One-in-four oil, gas jobs could be lost in 2015: study
Ian Bickis, The Canadian Press
Published Tuesday, May 19, 2015 12:19PM EDT
Last Updated Tuesday, May 19, 2015 8:16PM EDT
CALGARY -- Shrinking budgets in the oil and gas industry could lead to as many as 185,000 direct and indirect job losses in Canada this year, according to a new study by an industry group.
The report, released Tuesday by the labour market division of Enform, says the potential losses would represent a 25 per cent drop in the number of jobs the sector supports and are the result of major budget cuts in the oilpatch.
The industry is expected to spend $94 billion this year, down from $125 billion last year, the study said.
While Alberta would be the hardest hit by any cuts, the pain will extend across Canada, says Carol Howes, director of Enform's labour market division.
"Certainly the impact is fairly significant in terms of various provinces and various industries feeling the oil price downturn," Howes said.
The expected cutbacks are similar in scale to what happened in the 2009 downturn, but back then the industry recovered fairly quickly as the global economy rebounded. She says the current downturn is more directly tied to the drop in the oil price.
The study says engineering construction firms are the most vulnerable, with roughly 75,000 jobs on the line, while exploration and development drilling could account for the second-highest number of job losses -- as many as 26,000.
Howes says oil and gas companies are increasingly looking at creative ways to avoid cutting staff including job sharing, shorter work weeks and reduced pay.
"Companies are really trying to balance that long-term objective of maintaining workforces and the short-term reduction in oil prices," she said.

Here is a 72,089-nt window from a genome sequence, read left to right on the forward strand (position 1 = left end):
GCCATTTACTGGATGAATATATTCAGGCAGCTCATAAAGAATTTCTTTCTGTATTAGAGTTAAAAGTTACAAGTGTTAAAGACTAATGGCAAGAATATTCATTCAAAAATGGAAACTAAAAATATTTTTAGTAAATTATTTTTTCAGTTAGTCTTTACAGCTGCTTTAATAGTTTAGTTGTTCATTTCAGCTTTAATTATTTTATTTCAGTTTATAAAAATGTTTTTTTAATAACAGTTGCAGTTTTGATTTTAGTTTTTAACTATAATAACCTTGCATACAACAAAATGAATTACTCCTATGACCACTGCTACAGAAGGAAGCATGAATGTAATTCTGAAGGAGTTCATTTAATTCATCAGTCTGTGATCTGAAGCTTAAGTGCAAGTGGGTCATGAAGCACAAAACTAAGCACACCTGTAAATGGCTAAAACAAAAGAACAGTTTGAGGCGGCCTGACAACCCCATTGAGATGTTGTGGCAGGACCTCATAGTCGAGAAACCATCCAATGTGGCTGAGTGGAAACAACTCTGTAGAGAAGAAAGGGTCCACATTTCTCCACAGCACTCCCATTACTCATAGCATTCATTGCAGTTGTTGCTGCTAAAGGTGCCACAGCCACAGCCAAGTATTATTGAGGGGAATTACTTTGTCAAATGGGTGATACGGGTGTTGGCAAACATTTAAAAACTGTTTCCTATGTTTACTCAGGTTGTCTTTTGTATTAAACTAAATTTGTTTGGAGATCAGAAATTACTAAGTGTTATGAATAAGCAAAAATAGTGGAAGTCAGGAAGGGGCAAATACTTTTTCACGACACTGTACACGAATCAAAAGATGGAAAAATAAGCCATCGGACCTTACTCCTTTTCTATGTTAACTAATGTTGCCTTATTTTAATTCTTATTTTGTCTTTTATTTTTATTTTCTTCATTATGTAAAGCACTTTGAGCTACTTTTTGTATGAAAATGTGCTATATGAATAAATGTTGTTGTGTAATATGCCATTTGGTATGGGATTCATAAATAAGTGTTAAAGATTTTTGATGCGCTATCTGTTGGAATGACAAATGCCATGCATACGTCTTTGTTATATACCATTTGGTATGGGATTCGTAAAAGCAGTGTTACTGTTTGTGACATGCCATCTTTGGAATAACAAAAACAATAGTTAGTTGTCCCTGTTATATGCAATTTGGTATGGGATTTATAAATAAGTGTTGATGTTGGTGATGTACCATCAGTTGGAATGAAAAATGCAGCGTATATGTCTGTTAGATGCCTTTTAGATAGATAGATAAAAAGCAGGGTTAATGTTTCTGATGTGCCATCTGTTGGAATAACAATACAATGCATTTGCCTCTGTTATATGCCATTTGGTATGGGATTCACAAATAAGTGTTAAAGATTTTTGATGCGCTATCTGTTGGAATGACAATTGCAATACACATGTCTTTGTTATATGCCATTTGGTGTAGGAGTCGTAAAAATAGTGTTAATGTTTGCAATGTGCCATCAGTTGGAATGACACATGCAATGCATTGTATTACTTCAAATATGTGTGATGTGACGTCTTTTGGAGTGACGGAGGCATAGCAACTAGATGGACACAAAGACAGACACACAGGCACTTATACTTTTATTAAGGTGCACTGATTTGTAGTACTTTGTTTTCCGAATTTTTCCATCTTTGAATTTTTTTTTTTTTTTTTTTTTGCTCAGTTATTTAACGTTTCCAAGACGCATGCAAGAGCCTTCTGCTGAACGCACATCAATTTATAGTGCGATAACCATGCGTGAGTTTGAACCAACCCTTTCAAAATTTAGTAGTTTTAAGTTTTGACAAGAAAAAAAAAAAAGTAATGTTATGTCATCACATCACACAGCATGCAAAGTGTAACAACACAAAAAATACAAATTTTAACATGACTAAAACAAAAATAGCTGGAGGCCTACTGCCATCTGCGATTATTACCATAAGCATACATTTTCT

The study is based on spending patterns from previous years and what oil and gas companies have already committed to spend in 2015.
Howes says the study's findings are similar to others done recently but it looks at all of Canada and at more job categories.
The job figures include anyone employed by an oil and gas company as well as anyone who sells directly to those in the industry.
"It may be the helicopter pilot who's flying for the industry," says Howes. "But it might not necessarily be the person who works down the road in a restaurant."
The study was also based on January oil prices, which averaged US$47 a barrel, while oil has recently been trading closer to US$60 a barrel.
Jim Fearon, vice-president for Central Canada at recruitment firm Hays, says the bump in the oil price has given companies some breathing room.
"It's given companies time to pause and gather their thoughts and plan, without having to make too many knee-jerk reactions," he said.
"Maybe we'll see some companies starting to look at where they can spend money, get business-critical projects over the line," said Fearon. "That could restrict or reduce the number of jobs that get lost."
Last week, drilling firm Trican Well Services announced 2,000 job cuts across North America. The move followed job cuts at many major oil and gas companies in recent months.
Alberta's unemployment rate was 5.5 per cent in April, the highest since mid-2011 but still far lower than the 7.3 per cent unemployment rate in the midst of the recession in late 2009.
Oil was trading at around US$57 a barrel Tuesday, a far cry from the over US$100 a barrel it fetched in May of last year.